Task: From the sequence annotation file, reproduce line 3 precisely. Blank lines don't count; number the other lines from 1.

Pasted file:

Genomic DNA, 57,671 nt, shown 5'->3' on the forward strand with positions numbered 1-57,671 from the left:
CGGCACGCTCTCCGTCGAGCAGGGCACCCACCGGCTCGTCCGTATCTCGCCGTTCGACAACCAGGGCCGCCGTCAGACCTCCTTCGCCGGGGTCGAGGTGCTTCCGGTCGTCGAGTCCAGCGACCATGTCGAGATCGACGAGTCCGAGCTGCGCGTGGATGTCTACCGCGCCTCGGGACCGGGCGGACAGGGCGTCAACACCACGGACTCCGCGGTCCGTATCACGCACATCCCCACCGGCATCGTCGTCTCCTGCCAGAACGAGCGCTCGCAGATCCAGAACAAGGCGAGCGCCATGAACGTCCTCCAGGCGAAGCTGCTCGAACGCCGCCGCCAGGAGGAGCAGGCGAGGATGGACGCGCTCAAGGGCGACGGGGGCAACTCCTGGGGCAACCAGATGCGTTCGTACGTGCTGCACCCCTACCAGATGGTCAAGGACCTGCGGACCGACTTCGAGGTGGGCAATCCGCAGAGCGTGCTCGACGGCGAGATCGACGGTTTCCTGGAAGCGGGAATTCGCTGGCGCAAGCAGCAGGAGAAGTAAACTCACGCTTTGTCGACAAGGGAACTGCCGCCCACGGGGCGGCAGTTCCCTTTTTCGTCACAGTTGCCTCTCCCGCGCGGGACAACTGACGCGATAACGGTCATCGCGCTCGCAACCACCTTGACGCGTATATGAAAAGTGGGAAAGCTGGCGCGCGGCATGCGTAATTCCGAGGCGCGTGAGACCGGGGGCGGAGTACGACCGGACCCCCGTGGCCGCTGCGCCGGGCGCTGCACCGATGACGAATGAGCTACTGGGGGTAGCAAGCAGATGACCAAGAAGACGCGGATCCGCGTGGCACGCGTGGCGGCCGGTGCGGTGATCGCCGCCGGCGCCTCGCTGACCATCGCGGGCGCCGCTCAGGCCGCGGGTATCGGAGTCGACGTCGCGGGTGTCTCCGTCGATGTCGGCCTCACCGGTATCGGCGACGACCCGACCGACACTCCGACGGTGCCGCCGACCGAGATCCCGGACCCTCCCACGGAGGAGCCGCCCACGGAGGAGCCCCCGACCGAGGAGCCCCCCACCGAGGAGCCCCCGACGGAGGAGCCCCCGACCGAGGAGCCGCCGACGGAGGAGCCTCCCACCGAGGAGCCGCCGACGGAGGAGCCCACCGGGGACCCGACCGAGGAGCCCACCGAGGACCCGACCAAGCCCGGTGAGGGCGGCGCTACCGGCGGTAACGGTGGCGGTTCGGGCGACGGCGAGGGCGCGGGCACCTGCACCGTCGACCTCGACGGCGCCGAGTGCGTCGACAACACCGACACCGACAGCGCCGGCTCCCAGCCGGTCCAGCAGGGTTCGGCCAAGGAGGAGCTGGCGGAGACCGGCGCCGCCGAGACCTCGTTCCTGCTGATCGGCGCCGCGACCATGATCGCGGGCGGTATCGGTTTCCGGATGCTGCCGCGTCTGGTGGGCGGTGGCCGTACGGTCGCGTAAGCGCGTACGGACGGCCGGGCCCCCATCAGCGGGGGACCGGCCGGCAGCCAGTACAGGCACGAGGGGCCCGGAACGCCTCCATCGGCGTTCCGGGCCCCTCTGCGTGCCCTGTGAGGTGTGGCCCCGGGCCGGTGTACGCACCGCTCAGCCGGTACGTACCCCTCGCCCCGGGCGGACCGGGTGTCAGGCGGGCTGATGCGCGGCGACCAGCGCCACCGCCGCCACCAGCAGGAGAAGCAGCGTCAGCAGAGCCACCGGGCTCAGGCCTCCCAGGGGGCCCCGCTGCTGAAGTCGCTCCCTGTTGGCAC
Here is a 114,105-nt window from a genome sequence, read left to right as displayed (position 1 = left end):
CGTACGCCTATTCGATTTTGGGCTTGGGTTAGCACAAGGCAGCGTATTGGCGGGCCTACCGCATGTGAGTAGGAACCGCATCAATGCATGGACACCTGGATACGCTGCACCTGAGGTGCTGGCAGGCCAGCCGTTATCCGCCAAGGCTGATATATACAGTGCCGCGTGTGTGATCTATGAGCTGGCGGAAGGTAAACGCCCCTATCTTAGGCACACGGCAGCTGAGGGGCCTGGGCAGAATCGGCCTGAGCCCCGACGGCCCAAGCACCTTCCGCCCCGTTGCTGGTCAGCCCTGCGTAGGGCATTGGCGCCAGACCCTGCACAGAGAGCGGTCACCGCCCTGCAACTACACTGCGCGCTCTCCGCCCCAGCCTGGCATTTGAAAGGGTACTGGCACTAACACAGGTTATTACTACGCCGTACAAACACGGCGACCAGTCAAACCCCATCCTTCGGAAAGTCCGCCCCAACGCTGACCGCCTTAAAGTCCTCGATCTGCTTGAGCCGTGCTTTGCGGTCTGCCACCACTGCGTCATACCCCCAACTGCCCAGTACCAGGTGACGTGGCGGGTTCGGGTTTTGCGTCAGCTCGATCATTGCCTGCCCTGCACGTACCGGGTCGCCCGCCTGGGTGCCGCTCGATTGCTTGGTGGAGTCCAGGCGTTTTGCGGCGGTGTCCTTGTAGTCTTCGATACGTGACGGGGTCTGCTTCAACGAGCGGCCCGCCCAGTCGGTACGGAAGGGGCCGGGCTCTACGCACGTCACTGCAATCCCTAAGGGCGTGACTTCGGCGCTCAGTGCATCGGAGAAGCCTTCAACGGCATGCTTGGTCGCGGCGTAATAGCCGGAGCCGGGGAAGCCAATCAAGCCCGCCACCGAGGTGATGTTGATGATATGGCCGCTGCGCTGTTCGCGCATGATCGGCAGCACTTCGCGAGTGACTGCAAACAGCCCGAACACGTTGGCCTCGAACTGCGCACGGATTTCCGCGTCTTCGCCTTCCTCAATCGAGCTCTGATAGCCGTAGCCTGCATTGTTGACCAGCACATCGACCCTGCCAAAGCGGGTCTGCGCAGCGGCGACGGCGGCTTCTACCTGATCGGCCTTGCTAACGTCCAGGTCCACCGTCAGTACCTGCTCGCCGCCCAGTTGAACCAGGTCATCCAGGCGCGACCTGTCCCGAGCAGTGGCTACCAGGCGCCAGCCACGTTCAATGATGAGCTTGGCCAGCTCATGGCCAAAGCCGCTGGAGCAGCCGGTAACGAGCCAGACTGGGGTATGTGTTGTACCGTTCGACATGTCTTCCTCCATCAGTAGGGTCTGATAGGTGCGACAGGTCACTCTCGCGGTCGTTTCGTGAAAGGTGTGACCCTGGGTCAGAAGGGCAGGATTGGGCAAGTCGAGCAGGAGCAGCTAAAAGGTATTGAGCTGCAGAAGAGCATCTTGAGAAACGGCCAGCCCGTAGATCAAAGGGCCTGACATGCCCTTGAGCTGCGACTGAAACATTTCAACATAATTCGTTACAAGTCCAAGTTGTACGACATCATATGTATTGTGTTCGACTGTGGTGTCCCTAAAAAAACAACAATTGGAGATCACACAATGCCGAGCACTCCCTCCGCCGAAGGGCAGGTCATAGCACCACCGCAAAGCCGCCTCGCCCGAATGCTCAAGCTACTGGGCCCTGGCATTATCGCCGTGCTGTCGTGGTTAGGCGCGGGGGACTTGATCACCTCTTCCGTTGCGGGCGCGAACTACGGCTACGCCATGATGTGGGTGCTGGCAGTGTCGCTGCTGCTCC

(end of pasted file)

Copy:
Here is a 114,105-nt window from a genome sequence, read left to right as displayed (position 1 = left end):